Morton is not only a superb storyteller, but the concept of "story" itself threads throughout her work. In The Secret Keeper, the protagonists must come to terms with the stories they've heard and told themselves— ones which shaped their outlook on the world—and decide whether or not (or how much) to believe them.
And as the novel's cover and first chapter both indicate, every good story begins with a house.
Greenacres Farm, a rustic dwelling in rural Suffolk, is the longtime home of the Nicolsons. Laurel Nicolson, her three younger sisters, and their baby brother Gerry spent a contented childhood there, comforted by the knowledge that their parents adored them as well as each other. Only one oddball incident spoils Laurel's remembered idyll.
In 2011, Laurel, a famous actress in her sixties, returns to Greenacres for a celebration of her frail mother Dorothy's 90th birthday. While there, seeing decades-old mementos and faced with Dorothy's wandering memories, she finds herself drawn to revisit the summer of 1961. As a dreamy young woman of sixteen relishing a quiet moment in her tree house, Laurel had observed a crime as shocking as it was inexplicable. Although events were resolved to the police’s satisfaction, Laurel has trouble reconciling the violent scene with her image of her beautiful, loving, good-natured mother.
Seeking reassurance that their happy life wasn't based on a lie, she feels the clues to what happened must reside somewhere in her mother's past. Laurel has little to go on: a WWII-era photo of Dorothy and another woman, their arms linked and their hair swept into Victory rolls; an old book inscribed to Dorothy by a friend named Vivien; and the name of the stranger who was killed in her family’s meadow. "Who are you, Dorothy?" Laurel wonders. "Who were you, before you became Ma?"
This motif, the perceived rift between people of different generations, has echoes within several other situations in the book. “It was impossible to believe that the old woman upstairs had ever been that young or striking,” thinks the younger Dorothy—or Dolly, as she called herself then—about her employer, an embittered aristocrat who was hurt by love. This point may get a little overfamiliar with each repeated instance, but there's truth in it.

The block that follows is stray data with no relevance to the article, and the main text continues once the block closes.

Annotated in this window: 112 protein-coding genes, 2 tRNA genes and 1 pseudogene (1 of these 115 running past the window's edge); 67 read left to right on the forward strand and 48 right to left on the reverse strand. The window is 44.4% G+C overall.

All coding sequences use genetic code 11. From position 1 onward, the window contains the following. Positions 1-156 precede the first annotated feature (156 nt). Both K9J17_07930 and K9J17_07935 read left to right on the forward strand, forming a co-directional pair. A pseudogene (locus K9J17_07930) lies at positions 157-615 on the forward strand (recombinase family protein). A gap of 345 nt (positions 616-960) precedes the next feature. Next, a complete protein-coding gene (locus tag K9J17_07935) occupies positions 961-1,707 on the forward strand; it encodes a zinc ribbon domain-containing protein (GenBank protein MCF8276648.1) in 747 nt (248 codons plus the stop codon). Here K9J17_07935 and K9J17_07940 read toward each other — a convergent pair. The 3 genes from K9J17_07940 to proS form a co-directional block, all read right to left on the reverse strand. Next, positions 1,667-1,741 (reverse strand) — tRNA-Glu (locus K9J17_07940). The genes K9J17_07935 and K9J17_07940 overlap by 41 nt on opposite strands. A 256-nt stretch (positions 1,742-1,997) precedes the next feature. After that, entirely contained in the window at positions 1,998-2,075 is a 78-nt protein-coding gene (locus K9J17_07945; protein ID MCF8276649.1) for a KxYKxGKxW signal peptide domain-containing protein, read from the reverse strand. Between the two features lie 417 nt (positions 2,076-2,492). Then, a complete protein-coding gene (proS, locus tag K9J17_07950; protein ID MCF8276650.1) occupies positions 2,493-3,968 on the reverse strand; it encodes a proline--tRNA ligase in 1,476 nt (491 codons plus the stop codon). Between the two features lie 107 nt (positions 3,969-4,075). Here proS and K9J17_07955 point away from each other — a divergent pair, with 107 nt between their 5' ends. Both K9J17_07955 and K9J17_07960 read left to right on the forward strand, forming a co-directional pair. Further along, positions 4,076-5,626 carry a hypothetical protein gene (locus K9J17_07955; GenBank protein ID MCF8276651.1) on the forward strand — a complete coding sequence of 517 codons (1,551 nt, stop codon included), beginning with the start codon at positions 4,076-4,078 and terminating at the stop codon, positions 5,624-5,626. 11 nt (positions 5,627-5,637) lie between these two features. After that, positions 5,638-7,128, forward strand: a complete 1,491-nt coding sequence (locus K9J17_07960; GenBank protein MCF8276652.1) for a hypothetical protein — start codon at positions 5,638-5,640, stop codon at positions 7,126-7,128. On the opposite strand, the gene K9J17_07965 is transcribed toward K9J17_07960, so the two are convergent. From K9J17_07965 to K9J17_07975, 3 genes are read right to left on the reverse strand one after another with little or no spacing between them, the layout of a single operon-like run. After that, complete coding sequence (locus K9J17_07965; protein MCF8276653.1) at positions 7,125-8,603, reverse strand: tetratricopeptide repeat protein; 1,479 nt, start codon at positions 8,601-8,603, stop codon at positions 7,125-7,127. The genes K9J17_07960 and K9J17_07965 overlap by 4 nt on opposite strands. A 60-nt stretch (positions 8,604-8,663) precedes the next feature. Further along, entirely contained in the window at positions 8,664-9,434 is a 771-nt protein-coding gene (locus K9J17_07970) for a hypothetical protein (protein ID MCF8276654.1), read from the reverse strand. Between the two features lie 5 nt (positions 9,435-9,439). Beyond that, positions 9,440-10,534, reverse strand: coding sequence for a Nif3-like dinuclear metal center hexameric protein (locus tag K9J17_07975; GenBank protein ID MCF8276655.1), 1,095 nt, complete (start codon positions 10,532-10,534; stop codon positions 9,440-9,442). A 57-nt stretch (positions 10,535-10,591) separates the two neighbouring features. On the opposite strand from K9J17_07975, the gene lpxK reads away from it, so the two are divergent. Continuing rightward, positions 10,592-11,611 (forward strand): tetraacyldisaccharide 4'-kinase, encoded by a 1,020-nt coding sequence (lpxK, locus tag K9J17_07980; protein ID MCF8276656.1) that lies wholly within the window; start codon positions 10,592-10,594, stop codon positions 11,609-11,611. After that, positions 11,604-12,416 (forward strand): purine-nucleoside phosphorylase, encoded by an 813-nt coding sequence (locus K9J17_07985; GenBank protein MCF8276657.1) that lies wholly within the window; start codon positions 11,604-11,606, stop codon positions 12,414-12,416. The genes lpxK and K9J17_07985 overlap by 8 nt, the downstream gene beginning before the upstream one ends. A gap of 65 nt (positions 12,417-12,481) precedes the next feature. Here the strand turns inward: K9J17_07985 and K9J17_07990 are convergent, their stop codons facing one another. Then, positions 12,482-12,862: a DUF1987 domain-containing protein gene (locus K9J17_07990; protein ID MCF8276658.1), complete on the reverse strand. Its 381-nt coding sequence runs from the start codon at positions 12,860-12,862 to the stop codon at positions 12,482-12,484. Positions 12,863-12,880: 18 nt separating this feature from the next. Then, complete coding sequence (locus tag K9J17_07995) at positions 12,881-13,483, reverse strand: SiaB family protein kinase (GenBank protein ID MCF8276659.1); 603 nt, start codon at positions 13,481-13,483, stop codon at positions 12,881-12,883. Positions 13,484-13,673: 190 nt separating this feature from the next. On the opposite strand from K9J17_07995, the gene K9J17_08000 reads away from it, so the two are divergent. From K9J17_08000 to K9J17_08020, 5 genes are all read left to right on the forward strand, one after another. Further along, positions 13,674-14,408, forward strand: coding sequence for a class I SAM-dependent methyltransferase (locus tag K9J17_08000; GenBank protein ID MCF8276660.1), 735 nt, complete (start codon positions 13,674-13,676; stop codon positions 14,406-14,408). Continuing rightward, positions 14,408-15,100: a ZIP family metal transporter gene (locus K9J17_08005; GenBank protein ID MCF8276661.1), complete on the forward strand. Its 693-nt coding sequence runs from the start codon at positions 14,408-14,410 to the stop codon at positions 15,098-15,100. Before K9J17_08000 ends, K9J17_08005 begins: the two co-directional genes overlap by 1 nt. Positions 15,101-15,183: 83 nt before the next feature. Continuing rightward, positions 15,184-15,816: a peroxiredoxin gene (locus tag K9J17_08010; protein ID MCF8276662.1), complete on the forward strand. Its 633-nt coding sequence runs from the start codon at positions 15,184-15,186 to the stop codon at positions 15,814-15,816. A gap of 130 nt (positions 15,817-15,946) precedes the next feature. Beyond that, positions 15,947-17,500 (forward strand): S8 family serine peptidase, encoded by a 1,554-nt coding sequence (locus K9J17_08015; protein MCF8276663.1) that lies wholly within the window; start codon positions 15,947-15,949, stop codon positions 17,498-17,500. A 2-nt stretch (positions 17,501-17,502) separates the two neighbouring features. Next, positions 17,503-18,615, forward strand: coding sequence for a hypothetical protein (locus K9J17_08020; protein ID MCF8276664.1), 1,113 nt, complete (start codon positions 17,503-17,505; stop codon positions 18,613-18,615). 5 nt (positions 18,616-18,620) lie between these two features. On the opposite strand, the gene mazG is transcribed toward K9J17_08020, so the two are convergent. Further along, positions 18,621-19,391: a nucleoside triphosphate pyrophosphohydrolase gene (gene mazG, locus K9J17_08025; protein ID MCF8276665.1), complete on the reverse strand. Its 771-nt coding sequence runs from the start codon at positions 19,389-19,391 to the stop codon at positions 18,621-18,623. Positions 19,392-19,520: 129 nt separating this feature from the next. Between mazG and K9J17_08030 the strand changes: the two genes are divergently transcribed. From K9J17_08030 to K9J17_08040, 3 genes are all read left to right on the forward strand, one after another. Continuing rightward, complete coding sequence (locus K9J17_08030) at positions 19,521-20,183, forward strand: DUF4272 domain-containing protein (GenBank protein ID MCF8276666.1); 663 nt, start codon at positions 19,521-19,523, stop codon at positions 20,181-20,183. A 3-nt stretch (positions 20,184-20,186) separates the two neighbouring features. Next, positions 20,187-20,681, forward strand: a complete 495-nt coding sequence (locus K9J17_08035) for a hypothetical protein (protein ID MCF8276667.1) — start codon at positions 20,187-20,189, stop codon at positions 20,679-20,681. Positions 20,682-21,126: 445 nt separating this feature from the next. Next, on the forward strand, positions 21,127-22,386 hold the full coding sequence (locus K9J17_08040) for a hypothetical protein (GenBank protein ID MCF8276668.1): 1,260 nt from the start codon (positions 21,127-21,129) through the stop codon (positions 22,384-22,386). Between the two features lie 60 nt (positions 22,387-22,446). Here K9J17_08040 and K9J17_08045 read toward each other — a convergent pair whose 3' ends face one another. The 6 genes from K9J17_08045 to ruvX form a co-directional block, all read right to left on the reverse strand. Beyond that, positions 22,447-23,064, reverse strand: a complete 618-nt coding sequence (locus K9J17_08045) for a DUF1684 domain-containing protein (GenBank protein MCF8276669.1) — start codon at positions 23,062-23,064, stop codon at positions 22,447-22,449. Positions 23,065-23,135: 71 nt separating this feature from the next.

Morton’s war-ravaged London, depicted with atmospheric flair, is a treacherous place swirling with heightened emotions, class-conscious socialites, bright spots of glamorous decadence, and the ever-present possibility of death or betrayal. As the plot switches among different periods, from Dolly's love life during the Blitz to Laurel’s research in 2011 and also to instances before and after the war, each strand builds upon another, and the mystery gathers momentum. Each discovery leads to yet more secrets. The final reveal, once it comes, is absolutely worth staying up late for. (Raising my hand here... I finished it at 1am last Sunday.)
Over the course of three hugely successful novels, which all have similar themes, Kate Morton has established herself as the preeminent author of contemporary Gothics. As with her previous books, though, the growing sense of dread within The Secret Keeper comes not from supernatural happenings but from the unearthing of long-ago tragedies and knowledge of the harm that people can heedlessly inflict upon one another. No eerie embellishments are needed; the past is haunting enough.
The Secret Keeper is published tomorrow by Atria in hardcover (481pp, $26.99 US or $29.99 Canada). In the UK, Mantle is the publisher (600pp, hb, £16.99), and in Australia, it appears from Allen & Unwin on November 1st at $35.